What you need to know about COVID-19 in B.C. on March 21, 2020
Keep a distance of two metres from other people outdoors, officials say
- B.C. has confirmed a total of 424 cases of COVID-19, including 76 new cases on Saturday.
- Ten people have died, including nine connected to the outbreak at the Lynn Valley Care Centre.
- The U.S.-Canada border was closed to non-essential travellers at midnight.
- B.C. has ordered all restaurants and bars to shut down dine-in operations.
- The provincial government says thousands of hospital beds are available to COVID-19 patients.
- B.C. has promised compensation for child-care providers.
- Camping, washrooms closed at provincial parks and road access closed to Mount Seymour and Cypress Mountain provincial parks.
- The Vancouver Park Board and Metro Vancouver are asking people to enjoy the outdoors responsibly by keeping a two-metre distance from others and not congregate in groups.
- North Vancouver has closed Quarry Rock and Lynn Canyon Suspension Bridge indefinitely.
- Island Health is only allowing essential visits to its facilities.
- Restaurants will now be able to sell sealed liquor with the purchase of a take-out meal
What you need to know today
The last week has brought a complete upheaval to daily life in B.C., as everything from nightclubs to playgrounds and libraries has shut down in an attempt to halt the spread of COVID-19.
On Saturday, provincial health officer Dr. Bonnie Henry ordered personal service establishments like salons, spas, massage and tattoo parlours to close.
On Friday, Henry ordered restaurants and bars in B.C. to stop all dine-in services and move to takeout and delivery only. She ordered bars to shut down earlier in the week, and said any business that can't keep a distance of one or two metres between people should do the same.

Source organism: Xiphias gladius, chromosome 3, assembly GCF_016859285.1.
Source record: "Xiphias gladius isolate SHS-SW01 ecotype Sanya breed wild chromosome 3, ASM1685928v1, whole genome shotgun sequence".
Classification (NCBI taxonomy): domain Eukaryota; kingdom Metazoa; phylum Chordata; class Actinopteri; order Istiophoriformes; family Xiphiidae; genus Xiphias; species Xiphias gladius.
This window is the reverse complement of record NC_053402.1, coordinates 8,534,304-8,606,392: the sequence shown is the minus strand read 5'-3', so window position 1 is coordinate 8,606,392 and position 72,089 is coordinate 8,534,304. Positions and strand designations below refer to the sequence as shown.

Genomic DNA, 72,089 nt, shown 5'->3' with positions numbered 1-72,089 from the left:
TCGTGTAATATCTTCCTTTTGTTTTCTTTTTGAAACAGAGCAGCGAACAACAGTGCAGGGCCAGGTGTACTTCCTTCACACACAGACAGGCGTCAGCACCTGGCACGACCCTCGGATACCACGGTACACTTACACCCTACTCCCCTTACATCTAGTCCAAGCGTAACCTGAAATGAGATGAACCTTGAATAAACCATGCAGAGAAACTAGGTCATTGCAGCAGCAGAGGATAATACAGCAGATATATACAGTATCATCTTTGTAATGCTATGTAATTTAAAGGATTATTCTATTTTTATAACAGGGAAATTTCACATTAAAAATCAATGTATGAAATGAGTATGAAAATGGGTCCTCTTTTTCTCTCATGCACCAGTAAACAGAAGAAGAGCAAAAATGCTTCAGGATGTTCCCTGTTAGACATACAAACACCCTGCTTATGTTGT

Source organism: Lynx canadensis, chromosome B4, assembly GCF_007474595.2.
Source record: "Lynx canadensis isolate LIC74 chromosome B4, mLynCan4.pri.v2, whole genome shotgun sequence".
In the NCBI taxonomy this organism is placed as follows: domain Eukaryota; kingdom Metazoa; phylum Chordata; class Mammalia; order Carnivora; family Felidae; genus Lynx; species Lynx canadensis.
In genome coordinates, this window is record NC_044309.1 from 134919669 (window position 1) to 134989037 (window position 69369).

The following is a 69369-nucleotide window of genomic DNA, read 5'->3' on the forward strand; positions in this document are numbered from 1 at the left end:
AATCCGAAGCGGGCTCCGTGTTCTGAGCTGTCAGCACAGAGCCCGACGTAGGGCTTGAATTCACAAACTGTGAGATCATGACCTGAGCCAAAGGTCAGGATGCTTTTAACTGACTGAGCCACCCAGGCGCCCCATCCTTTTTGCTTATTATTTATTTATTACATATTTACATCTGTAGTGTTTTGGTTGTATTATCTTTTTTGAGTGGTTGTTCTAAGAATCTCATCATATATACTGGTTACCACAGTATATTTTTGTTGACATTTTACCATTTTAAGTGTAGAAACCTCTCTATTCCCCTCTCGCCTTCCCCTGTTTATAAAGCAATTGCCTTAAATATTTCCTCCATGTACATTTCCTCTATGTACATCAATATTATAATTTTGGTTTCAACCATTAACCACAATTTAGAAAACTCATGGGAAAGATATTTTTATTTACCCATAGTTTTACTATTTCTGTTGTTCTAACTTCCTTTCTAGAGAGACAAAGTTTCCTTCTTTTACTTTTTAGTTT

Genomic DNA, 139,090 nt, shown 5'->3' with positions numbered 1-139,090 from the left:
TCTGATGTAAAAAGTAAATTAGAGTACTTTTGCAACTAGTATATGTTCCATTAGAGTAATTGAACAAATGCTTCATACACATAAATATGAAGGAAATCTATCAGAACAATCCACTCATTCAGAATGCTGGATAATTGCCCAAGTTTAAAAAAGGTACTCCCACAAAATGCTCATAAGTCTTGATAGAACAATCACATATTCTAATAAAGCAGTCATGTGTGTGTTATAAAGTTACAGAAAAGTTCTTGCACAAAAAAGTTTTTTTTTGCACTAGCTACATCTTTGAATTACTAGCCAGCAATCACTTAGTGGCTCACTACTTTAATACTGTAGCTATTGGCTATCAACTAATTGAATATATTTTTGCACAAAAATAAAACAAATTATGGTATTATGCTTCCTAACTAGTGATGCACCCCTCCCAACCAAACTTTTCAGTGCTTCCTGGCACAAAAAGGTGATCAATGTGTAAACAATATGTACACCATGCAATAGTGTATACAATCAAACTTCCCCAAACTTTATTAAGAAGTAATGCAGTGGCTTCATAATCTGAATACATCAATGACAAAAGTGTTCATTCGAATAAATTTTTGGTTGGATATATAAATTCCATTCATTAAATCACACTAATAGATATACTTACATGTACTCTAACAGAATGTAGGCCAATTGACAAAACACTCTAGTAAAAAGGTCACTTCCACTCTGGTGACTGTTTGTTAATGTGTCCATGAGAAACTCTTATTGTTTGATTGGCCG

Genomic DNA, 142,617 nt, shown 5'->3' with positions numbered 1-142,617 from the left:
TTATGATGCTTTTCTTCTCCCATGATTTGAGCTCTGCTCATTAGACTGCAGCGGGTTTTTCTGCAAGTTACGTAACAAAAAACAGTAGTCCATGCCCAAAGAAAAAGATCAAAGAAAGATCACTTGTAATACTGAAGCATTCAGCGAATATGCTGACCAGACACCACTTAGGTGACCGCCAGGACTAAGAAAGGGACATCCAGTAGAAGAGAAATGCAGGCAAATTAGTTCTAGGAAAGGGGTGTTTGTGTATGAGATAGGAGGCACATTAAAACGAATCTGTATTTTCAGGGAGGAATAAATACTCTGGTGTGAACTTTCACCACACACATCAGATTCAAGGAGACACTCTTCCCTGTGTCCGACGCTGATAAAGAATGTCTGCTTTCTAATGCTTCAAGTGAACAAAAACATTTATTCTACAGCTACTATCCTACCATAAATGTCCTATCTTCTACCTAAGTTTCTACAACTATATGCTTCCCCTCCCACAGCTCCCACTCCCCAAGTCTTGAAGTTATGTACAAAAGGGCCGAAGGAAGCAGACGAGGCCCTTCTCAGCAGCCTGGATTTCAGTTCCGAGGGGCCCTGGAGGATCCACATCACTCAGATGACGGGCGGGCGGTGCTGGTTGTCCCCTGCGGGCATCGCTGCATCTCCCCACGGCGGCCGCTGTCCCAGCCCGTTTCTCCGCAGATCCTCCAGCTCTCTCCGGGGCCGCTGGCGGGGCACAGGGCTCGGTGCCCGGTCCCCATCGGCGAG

Both Henry and Health Minister Adrian Dix reminded British Columbians that self-isolation measures are orders, and are not optional.
"That is your obligation to your loved ones, to your community. It's also an order," Dix said on Saturday.
"It's everyone's obligation to comply."
Henry said the province can enforce the measures if required, including by issuing fines.
Gatherings of more than 50 people are banned, and working from home has become the new norm. British Columbians have been reminded again and again about the importance of social distancing, and that things like play dates, dinner parties and basketball games are now verboten.
For many British Columbians, life these days is largely lived at home, in small family units, with only virtual connections to friends and coworkers.
Business closures, travel restrictions and the economic slowdown in general have also brought massive jobs losses — 500,000 people in Canada have applied for employment insurance in the last week.
424 cases in B.C.
The province confirmed another 76 cases of COVID-19 on Saturday, bringing B.C.'s total to 424. Ten people have now died of the disease, including nine connected to the outbreak at Lynn Valley Care Centre in North Vancouver, where 37 residents and 19 workers have tested positive for the coronavirus.
There are now five long-term care facilities in the region with cases of the illness diagnosed in residents or staff.
A staff member at the Delta View Care Centre in Surrey has been diagnosed with COVID-19. This is the second long-term care facility in the Fraser Health region that has had a staff member test positive for the disease.
The facility says there have been no other cases and additional measures are in place to check staff and residents for symptoms. Long-term care staff currently working there are being asked to not work at any other facility.
Of B.C.'s confirmed cases, 27 people are now in hospital, with 12 in intensive care, and seven people have fully recovered.
Meanwhile, the provincial government says that by ordering the cancellation of non-urgent elective surgeries, it has made 2,398 acute care hospital beds available if they are needed for serious COVID-19 cases.
The province is now in a state of emergency, as well as a public health emergency. Many municipalities have also declared local states of emergency that give them the power to crack down on those who aren't following the orders of public health officials.
Island Heath announced it will only allow essential visits for patients who are critically ill, receiving end-of-life care, and for those who are frail and need an escort for their safety.
Visitors who meet the criteria must not have a cough, runny nose, fever, sore throat or shortness of breath, and can't have travelled outside of Canada in the last 14 days, said the health authority.